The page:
I recently had a great Reno/Tahoe wedding planner, Marci Bogs, ask me some questions to help her clients choose a DJ. The questions were really good. I spent considerable time answering the questions; so I thought I’d also share the answers with my clients and potential clients. I hope you find this helpful!
How long have you been in business?
Six years. I started DJing shortly after my own wedding. I tried to DJ my own wedding, which is a terrible idea. But I realized I could be good at it and have lots of fun.
What do you do?
I DJ weddings. I provide photo booths. I also offer uplighting, lighted monograms, and projectors & screens.
What are some things you provide that most people don’t know you do?
I make recordings of ceremonies and toasts. I usually surprise couples with the recordings after the wedding. I’m also starting to bring foam LED light sticks for dance time. These aren’t the tiny glow sticks you’ve seen for years. These are the size of batons. They’re fun on the dance floor, and they’re great for send-offs. Finally, I’ve recently been putting together dance mixes for father-daughter and mother-son dances. You’ve seen them on YouTube – where father and daughter slow dance for a couple minutes, the record scratches, and suddenly, they break into choreographed dances to upbeat songs. Loads of fun, and it requires a DJ to mix those songs properly, usually before the wedding day.
What’s your price range?
$1,295 to $1,895 for DJ services. It depends on the time of the year, day of the week, and distance. For a Saturday during wedding season, I usually charge $1,695 for a wedding of up to 6 hours. For photo booths, it will range from $395 to around a thousand based on what the client wants.
What’s the planning process like with you?
After booking, I send a questionnaire. It covers music selections, music preferences, and the wedding day schedule. If a couple wants to work on it alone, that’s fine, but I offer to help at the beginning. The questionnaire is due three weeks before the wedding. After I look it over, the couple and I will typically talk for an hour to make sure we’re on the same page. Since I have the microphone, I run the reception a lot of the time, and I want to make sure I’m doing a great job of it.
What’s your favorite thing about what you do?
I love speaking on the microphone. Please don’t get me wrong. I don’t babble on the microphone and draw attention to myself. My job is to direct attention to the bride and groom. I’m also there to make sure guests are having fun. But I get more compliments on my mic skills than anything else, and I’m flattered by that because public speaking isn’t easy.
What’s the most important thing couples should look for when hiring a DJ?
That depends. If you don’t have a wedding coordinator, you want a DJ who’s organized because he or she will be the person running your reception. If he or she doesn’t take on that responsibility or isn’t good at it, your reception schedule can fall apart. On the other hand, if you have a good wedding coordinator (I recommend Marci!), you want a DJ who is good at picking music. Many couples don’t realize how hard it is to keep people on the dance floor at a wedding. At a club, people come to dance, but at a wedding, lots of people come with other plans. Some guests don’t like dancing. Others are tired before dance time even arrives. And many guests dance during some songs but take significant breaks. I know the success of the dance floor is often based solely upon the next song I pick. I often see keeping the dance floor packed as a challenge. It’s not easy, but I often do a pretty good job of it.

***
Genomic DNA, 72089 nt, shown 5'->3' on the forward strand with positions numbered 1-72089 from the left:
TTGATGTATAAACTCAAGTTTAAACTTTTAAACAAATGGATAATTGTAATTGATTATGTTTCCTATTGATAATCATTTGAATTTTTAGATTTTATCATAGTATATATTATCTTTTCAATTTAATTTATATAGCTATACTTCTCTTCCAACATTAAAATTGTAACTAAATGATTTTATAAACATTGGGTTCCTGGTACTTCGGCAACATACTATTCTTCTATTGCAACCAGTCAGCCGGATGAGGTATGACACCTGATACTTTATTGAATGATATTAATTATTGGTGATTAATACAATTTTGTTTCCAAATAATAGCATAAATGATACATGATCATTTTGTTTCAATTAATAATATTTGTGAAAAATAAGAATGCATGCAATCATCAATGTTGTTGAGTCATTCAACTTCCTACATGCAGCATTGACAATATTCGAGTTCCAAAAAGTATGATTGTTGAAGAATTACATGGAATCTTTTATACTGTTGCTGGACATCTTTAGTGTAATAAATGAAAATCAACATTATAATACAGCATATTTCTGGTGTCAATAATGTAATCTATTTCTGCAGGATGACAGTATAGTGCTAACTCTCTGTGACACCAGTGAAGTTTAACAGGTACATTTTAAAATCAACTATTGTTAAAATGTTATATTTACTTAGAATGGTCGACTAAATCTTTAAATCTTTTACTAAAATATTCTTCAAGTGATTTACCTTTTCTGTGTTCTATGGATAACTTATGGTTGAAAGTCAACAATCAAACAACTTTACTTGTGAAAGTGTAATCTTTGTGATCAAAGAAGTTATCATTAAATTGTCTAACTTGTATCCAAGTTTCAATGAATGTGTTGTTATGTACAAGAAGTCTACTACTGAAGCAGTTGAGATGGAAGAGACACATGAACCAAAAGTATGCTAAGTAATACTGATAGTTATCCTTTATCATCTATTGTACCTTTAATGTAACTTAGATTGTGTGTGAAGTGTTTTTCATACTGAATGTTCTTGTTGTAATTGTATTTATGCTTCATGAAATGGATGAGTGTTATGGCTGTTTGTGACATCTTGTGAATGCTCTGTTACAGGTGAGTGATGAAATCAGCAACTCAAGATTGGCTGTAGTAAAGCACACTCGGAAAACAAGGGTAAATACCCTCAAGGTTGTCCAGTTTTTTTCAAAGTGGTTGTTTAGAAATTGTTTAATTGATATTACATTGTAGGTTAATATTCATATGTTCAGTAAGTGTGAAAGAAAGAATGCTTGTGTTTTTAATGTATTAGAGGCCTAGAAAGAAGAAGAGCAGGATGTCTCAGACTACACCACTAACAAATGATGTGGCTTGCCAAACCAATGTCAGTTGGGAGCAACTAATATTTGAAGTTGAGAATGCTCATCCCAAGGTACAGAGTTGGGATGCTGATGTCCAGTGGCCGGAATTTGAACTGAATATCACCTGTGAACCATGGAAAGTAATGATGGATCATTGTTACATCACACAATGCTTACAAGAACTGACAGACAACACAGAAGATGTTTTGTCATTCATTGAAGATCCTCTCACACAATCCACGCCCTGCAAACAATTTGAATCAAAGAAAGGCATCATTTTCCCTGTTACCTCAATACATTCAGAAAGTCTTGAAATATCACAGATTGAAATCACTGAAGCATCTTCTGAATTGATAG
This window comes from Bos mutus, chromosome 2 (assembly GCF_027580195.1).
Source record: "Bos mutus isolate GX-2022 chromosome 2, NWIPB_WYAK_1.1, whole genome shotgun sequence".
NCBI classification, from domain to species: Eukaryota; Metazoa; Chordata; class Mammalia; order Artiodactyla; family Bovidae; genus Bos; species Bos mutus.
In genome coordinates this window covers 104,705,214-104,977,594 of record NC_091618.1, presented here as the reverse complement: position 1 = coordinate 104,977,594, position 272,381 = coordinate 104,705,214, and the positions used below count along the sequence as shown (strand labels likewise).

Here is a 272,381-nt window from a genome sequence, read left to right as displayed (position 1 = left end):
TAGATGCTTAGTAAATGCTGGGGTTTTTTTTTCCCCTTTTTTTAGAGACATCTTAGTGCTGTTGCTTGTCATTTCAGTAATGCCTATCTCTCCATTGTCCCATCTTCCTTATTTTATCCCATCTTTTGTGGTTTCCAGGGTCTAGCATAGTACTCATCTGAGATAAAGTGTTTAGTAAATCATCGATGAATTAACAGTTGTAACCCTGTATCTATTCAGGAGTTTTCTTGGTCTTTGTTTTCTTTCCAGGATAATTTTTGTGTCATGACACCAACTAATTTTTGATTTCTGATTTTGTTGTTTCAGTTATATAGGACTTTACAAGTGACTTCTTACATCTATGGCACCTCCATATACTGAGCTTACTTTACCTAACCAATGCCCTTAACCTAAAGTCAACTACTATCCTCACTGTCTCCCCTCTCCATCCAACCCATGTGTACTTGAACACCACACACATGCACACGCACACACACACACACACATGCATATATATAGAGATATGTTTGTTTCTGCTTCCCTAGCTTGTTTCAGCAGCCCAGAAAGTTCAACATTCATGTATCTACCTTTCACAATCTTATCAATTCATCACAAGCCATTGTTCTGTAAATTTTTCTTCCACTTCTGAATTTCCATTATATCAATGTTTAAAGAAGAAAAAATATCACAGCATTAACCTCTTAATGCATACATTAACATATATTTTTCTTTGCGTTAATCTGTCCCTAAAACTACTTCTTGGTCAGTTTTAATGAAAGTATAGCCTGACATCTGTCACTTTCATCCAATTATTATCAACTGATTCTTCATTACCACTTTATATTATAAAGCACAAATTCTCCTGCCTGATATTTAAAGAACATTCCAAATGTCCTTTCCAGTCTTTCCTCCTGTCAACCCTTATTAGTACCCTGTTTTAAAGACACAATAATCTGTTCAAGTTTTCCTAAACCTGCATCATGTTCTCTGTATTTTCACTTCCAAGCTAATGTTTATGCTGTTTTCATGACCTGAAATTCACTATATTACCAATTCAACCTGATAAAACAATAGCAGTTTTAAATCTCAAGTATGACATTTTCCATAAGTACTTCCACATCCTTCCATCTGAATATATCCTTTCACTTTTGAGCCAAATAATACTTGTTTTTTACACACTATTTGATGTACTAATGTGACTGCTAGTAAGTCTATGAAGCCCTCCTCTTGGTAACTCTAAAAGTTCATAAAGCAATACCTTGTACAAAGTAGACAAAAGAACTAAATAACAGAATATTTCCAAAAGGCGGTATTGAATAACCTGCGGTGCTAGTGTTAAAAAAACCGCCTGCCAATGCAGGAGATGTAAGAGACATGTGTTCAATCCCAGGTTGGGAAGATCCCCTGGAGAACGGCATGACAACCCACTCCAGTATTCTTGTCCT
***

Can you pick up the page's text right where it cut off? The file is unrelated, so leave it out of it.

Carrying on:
How much money should they plan to set aside for a DJ?
As much as I quote! Haha. While I joke, I do think my pricing is more than fair, so I believe there’s a lot of truth to my first statement. I usually work 14 hours on a wedding day if you include travel, set up, and tear down. After that, I typically spend seven to twelve hours preparing for a wedding. That’s twenty-one to twenty-six hours of total work. I put the hours in because I truly care about peoples’ weddings, and I treat them like I would my own. Do unto others, right?
Are their different types of DJ’s? Can you break them down for us?
There’s the club DJ. This DJ is great at mixing songs and creating their own music. However, he or she often isn’t experienced at running weddings or picking songs for wedding crowds, and those crowds, as I mentioned, are often more fickle.
Next, there’s the professional wedding DJ. This DJ is adept at running weddings and picking exactly the right song to keep wedding guests on the dance floor. This DJ may or may not be good at mixing music and rarely creates music. I’m a professional wedding DJ. I’m good at mixing but not amazing. I don’t create my own music currently.
There’s also the part-time wedding DJ. He or she is similar to the professional wedding DJ but usually less on-the-ball. This DJ is competent but isn’t prepared for the worst. He or she doesn’t bring backup equipment in case something fails. This DJ won’t put a positive spin on things and find a way to make guests happy when the bar hasn’t served alcohol for the last hour (This happened at one of my weddings, and most of the guests were actually cheering before I turned my mic off. I’m not always this great at my job, but I strive to be!) The part-time DJ also doesn’t show up with the intention of making your wedding completely awesome. It’s a part-time gig.
If I were getting married, I’d get a professional wedding DJ. A DJ can easily make or break your party.
Do you have a DJ or photo booth question you want me to answer? If you leave your question in the comments, I’ll answer there. Otherwise, you can contact me directly. I’d love to hear from you.